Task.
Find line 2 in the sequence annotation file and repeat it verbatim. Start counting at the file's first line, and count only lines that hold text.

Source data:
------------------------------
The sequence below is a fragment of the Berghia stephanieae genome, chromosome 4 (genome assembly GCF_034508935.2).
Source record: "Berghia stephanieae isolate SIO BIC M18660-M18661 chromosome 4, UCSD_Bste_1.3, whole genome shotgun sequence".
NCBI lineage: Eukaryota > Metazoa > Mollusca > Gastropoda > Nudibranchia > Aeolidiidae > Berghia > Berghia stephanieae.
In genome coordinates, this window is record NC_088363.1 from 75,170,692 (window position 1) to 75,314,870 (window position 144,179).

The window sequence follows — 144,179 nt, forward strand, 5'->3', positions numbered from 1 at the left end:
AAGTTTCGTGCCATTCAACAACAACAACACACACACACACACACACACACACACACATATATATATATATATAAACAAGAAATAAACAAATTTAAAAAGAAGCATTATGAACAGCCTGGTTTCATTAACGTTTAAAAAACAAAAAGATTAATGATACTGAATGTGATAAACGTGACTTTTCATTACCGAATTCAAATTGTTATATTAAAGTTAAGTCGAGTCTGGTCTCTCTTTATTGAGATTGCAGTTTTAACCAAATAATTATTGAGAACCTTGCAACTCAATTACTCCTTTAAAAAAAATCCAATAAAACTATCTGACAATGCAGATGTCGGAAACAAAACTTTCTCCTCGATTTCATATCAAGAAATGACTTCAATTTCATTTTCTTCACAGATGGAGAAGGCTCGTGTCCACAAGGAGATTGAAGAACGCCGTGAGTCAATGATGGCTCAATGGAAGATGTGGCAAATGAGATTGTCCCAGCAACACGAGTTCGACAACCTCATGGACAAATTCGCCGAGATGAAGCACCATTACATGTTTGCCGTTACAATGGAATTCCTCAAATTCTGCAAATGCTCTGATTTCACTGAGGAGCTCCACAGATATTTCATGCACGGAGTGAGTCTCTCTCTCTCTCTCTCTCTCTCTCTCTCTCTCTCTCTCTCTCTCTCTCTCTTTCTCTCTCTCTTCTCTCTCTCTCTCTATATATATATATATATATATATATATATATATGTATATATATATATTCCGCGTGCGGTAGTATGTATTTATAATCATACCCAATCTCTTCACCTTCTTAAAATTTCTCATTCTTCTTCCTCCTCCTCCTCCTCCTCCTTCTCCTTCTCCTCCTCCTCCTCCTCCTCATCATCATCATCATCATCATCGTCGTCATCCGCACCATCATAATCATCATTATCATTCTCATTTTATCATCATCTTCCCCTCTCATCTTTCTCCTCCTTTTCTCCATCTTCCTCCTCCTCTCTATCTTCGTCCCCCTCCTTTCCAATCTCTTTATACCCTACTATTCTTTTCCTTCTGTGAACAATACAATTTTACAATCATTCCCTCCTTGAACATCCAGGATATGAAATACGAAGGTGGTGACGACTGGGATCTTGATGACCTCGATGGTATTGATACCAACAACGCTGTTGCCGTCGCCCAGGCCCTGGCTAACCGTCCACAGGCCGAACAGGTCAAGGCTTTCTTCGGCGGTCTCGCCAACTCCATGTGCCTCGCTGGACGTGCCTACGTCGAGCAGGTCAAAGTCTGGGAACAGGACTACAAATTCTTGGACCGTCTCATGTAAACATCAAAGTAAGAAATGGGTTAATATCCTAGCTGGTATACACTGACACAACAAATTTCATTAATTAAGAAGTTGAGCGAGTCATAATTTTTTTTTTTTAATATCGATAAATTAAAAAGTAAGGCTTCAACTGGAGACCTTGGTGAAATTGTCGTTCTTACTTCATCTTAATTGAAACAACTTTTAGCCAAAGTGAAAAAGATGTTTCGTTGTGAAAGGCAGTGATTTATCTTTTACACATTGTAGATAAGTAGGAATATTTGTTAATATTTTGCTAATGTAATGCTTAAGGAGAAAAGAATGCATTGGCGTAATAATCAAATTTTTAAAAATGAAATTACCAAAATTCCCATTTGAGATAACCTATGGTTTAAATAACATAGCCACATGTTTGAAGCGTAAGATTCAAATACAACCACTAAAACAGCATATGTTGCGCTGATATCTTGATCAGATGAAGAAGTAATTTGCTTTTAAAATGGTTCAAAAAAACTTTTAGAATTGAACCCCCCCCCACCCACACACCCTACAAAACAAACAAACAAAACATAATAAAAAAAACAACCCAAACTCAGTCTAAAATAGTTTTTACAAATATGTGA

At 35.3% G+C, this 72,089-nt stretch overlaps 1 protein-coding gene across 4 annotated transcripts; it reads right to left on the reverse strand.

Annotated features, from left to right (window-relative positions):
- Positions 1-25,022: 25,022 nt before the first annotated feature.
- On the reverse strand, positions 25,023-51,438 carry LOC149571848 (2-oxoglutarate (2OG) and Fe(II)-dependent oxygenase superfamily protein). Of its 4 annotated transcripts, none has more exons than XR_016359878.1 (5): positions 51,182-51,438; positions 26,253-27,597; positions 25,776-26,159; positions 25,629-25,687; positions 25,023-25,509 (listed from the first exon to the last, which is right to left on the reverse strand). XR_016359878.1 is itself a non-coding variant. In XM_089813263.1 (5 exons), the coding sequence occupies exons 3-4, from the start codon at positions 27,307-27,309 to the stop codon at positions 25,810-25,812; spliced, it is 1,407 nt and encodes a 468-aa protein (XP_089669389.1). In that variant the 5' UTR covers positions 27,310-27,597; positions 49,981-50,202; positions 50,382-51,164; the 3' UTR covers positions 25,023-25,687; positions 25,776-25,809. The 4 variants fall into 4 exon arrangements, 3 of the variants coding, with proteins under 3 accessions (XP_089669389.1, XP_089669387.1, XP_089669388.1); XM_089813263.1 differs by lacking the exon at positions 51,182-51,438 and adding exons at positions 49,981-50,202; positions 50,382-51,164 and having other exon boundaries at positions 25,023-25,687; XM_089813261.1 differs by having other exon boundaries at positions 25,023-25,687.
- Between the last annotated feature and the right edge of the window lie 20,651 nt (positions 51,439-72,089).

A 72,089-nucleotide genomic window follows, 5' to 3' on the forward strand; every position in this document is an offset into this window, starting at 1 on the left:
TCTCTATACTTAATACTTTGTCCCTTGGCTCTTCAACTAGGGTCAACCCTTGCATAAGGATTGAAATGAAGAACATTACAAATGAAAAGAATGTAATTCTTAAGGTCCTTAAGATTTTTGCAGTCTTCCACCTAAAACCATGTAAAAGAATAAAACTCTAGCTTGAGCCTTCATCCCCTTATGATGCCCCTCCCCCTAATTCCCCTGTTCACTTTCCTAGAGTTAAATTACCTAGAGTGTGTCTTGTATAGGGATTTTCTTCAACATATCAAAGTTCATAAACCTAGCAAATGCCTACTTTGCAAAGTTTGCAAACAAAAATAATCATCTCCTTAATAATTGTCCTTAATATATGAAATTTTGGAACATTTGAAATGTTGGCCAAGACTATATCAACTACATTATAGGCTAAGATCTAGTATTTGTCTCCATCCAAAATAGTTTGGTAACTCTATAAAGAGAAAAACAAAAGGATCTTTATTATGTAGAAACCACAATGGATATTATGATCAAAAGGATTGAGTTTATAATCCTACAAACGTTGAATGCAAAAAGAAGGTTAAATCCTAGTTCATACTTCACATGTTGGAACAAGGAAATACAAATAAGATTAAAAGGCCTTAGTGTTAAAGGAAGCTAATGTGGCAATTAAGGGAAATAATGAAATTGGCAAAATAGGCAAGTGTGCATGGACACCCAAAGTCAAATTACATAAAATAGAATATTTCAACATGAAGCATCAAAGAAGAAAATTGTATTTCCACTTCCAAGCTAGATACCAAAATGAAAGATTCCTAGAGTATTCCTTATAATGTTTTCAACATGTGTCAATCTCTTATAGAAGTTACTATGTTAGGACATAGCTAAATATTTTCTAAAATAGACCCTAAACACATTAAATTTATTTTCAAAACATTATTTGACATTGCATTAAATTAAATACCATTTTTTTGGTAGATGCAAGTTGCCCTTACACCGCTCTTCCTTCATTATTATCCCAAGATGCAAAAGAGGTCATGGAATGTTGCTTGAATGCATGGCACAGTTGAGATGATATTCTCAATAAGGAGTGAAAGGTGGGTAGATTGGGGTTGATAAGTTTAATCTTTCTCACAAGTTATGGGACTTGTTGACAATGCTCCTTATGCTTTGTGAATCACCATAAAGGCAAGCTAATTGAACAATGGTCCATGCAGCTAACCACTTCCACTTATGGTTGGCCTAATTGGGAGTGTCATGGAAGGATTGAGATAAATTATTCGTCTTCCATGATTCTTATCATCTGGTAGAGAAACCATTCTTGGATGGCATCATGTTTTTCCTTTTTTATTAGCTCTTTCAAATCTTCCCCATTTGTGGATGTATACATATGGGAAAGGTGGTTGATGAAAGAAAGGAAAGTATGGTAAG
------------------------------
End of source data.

Source record: "Berghia stephanieae isolate SIO BIC M18660-M18661 chromosome 4, UCSD_Bste_1.3, whole genome shotgun sequence".